Photos from tonight’s TechCrunch party in Menlo Park.
Apparently some ISPs are inserting ads in web content as their customers surf.
Jason Calacanis: “It makes no sense to me to build inside of someone else’s platform when you have the wide open internet out there to develop on.”
Frank Zappa: “Gotta meet the Gurneys and a dozen gray attorneys.”
I’ve been reading various posts and comments, and see a thread that’s still out there. People doubt that there’s a way to make money with Twitter. To that I say, they haven’t been reading this blog.
Now seems like a good time to pause and review what Twitter is.
1. It’s a network of users, with one kind of relationship: following. I can follow you, and you can follow me. Or I can follow you and you don’t follow me. Or you can follow me, and I don’t follow you. Or neither of us follow each other. Pretty simple. Just arrows at either or both ends of the line, or no line at all. There are no labels on the arcs.
2. It’s a micro-blogging system. Posts are limited to 140 characters. Enough for a bit of text and a link. This is a powerful idea, but not a new one. If you read Scripting News before February of this year, it was partially a micro-blogging system. When it started in April 1997, it was all micro-blogging. The earliest websites, from TBL, NCSA and Netscape were also micro-blogging systems.
An aside, I gave a talk on Sunday at the WordPress users conference. One of the things we talked about was micro-blogging. I asked the people if they would like it if the only way you could create a WordPress site was on wordpress.com. They agreed that would not be good. Analogously, if micro-blogging is to become a real art, there will have to be many ways to create a micro-blog, and lots of RSS to tie them together.
3. A relatively open identity system. I’ve said it before, Twitter or something like it, could be the holy grail of open identity. While the engineers of the tech industry have been, imho, looking at the problem the wrong way by trying to glue together the huge namespaces controlled by powerful companies who don’t want to give up control. Twitter, with it’s ultra-thin user interface, and light feature set, and simple API (more on that in a bit) and the nothing-to-lose attitude of its management, may be the breakthrough. Or it could be Facebook, with it’s much larger user base and a management that also likes to roll the dice. The key is lots of users, a growing user base, and an API with no dead-ends.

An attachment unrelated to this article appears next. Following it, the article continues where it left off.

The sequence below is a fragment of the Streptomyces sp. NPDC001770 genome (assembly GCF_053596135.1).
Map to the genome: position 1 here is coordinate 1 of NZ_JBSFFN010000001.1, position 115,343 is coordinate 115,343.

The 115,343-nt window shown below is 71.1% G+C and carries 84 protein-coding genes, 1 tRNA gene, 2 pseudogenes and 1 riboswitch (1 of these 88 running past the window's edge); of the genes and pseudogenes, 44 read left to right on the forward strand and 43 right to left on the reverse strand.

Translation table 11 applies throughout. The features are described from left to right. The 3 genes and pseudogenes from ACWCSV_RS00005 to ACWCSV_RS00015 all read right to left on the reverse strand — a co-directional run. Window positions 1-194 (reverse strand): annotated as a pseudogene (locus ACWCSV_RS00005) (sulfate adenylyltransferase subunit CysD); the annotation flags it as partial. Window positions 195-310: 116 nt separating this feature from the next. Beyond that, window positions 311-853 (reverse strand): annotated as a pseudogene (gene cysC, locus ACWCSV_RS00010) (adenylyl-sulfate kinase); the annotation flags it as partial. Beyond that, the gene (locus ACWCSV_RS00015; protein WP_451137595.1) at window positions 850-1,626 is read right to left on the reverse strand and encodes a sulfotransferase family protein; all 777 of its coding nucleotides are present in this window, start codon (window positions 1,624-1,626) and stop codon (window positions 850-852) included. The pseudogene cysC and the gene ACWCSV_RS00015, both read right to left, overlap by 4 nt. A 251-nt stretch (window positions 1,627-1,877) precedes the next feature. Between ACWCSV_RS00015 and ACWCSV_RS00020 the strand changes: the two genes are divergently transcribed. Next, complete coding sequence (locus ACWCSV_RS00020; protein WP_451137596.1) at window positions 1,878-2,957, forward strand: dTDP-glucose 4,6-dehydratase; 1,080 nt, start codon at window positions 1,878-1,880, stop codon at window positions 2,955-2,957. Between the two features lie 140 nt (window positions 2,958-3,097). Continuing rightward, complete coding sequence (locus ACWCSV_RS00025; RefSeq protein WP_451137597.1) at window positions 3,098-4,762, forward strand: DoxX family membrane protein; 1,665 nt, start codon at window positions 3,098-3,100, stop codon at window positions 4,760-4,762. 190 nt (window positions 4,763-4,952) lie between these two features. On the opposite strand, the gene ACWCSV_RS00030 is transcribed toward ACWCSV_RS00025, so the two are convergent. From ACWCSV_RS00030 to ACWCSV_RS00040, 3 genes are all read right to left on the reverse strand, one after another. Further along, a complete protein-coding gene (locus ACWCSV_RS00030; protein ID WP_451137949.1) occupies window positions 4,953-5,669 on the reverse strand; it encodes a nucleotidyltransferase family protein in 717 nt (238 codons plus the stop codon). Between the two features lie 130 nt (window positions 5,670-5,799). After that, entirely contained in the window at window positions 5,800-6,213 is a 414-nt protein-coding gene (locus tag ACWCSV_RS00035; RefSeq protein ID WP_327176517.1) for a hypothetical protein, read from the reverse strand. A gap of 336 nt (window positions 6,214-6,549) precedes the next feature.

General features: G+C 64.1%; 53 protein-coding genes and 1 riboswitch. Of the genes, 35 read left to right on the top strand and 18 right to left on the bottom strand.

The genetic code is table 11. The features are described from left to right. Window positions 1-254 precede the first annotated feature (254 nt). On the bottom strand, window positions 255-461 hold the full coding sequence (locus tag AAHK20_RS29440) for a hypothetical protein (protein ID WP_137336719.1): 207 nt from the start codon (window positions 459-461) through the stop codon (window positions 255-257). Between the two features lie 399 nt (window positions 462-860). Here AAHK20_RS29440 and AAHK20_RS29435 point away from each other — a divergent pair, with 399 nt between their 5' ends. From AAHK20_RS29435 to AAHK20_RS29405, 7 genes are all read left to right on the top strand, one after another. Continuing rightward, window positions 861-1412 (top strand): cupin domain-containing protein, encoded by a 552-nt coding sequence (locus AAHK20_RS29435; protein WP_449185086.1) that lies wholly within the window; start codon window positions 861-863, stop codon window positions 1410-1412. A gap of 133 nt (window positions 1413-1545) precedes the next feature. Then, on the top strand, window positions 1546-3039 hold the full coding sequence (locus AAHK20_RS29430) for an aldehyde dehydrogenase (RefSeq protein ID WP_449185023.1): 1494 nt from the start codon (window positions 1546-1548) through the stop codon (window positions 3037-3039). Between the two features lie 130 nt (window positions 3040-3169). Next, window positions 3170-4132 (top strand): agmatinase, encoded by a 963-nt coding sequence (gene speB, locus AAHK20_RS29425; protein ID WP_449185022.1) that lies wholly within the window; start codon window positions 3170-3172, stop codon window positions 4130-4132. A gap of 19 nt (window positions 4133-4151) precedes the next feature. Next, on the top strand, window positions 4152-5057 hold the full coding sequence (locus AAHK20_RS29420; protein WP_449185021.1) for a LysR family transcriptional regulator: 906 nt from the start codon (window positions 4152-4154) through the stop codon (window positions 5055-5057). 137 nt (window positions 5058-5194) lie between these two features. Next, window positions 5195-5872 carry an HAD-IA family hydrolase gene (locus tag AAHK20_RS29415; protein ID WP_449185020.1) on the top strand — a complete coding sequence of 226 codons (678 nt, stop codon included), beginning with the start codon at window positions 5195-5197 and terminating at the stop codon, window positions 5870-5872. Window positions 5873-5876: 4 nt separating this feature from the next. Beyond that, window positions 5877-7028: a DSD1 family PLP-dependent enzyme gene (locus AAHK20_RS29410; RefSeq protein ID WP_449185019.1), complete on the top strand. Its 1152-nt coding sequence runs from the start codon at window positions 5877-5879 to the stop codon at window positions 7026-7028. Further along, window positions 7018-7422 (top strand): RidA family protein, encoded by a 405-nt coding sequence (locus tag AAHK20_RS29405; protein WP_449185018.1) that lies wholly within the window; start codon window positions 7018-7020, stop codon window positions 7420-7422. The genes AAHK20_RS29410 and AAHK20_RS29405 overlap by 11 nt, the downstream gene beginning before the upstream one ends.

4. An ecosystem. Twitter’s API is very simple. It covers the entire functionality, leaves nothing out. You could implement the Twitter user interface using the API. That’s a key thing. Compare it to Apple, who reserves for itself and a few partners, under terms we don’t know, the right to develop rich apps for the iPhone. Twitter takes the traditional PC industry approach, give everyone equal power, make it a level playing field and let the chips fall where they may. This means that if the people at Twitter miss an opportunity, the rest of us have a shot at providing it for ourselves and others.
So what do all these parts add up to? Users and relationships between users, their ideas, and an ecosystem. It’s probably the basis for some pretty hot apps. Will it be possible to monetize them? Without a doubt. People who say that Twitter hasn’t figured out how to make money don’t understand the role technology companies play in the much larger media and communication ecosystem. Ideas gestate here, grow up, find users, and then find customers. In a way Twitter is a mega-enterprise product, and by using it, we’re helping them prove it. Their customer is likely to be a telco or an entertainment network. But it’s way too early to cash it out, they all took the right approach, seed it with some more capital to add more bandwidth, solidify the back-end, add a bit more functionality, and wait to see what the users and developers do with it.
Twitter is still a very interesting service, and as long as it remains as open as it is, we can all learn from and alongside them.
4/28/07: Twitter as coral reef.
Harold Gilchrist: “Some actually see that Web/SMS Gateway as a key component of their architecture.”
Scoble is Twittering about Twitter from Twitter with Twitter.
2/22/00: “Watching them watch us watching them watching us watching them.”